He walked around the schoolhouse, studying every classroom as he went. The schoolchairs with their ancient wood tops, all in neat rows, the flag, the alphabet, portraits of Washington and Lincoln. Behind the school on the walkway through the grass, he saw her.
She was very young, but perhaps older than many who might have attended this school. She was slender, with light brown hair held with a blue ribbon that matched the color of her dress. She was busy with a bucket full of blackboard erasers, dusting them against each other for tomorrow’s schoolday. When he saw her he thought not of either of his two daughters, both long grown and far away, but of a girl he knew long, long ago. He knew how she would answer his question.
May I help you, sir?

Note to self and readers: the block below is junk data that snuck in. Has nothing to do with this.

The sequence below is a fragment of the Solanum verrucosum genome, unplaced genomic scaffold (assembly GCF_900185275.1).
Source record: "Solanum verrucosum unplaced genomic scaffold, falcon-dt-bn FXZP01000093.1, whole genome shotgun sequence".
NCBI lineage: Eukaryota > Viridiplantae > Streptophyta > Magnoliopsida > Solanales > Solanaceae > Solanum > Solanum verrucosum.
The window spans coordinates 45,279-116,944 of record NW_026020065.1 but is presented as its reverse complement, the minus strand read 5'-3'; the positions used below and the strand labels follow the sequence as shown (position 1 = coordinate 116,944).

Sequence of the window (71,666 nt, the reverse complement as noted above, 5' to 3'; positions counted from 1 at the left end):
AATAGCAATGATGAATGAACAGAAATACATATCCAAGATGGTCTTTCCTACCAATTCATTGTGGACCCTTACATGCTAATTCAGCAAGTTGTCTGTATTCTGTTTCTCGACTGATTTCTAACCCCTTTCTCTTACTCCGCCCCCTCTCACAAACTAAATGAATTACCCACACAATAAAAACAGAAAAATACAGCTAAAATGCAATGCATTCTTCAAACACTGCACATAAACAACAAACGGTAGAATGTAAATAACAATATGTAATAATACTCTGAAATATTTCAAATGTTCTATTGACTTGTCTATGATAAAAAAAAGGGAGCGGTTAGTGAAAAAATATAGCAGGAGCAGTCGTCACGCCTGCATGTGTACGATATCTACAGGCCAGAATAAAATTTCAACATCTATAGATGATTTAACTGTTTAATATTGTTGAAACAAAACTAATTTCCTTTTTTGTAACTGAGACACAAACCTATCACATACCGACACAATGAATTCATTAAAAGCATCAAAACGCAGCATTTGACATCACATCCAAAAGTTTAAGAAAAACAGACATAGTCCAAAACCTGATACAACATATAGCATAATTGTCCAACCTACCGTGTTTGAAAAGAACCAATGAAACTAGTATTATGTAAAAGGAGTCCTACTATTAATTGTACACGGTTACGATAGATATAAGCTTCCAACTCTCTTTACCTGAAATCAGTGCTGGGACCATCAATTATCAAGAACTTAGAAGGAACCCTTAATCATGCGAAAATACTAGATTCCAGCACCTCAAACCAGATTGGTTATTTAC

Yes. Yes, please. Can you tell me who wrote the poem in the window of that classroom there?
It was me.
I am trying to write poetry myself and that poem there is a real poem. Can you tell me how you write poetry?
I don’t think about it when I am doing it. It is like running or speaking. I don’t think about the little parts of it – how I will do this or that – I just let go and don’t worry.
Why do you do it?
It’s like running down a hill. I do it for the joy of it. To feel the wind on my cheeks and the strength of my body and the will of my soul.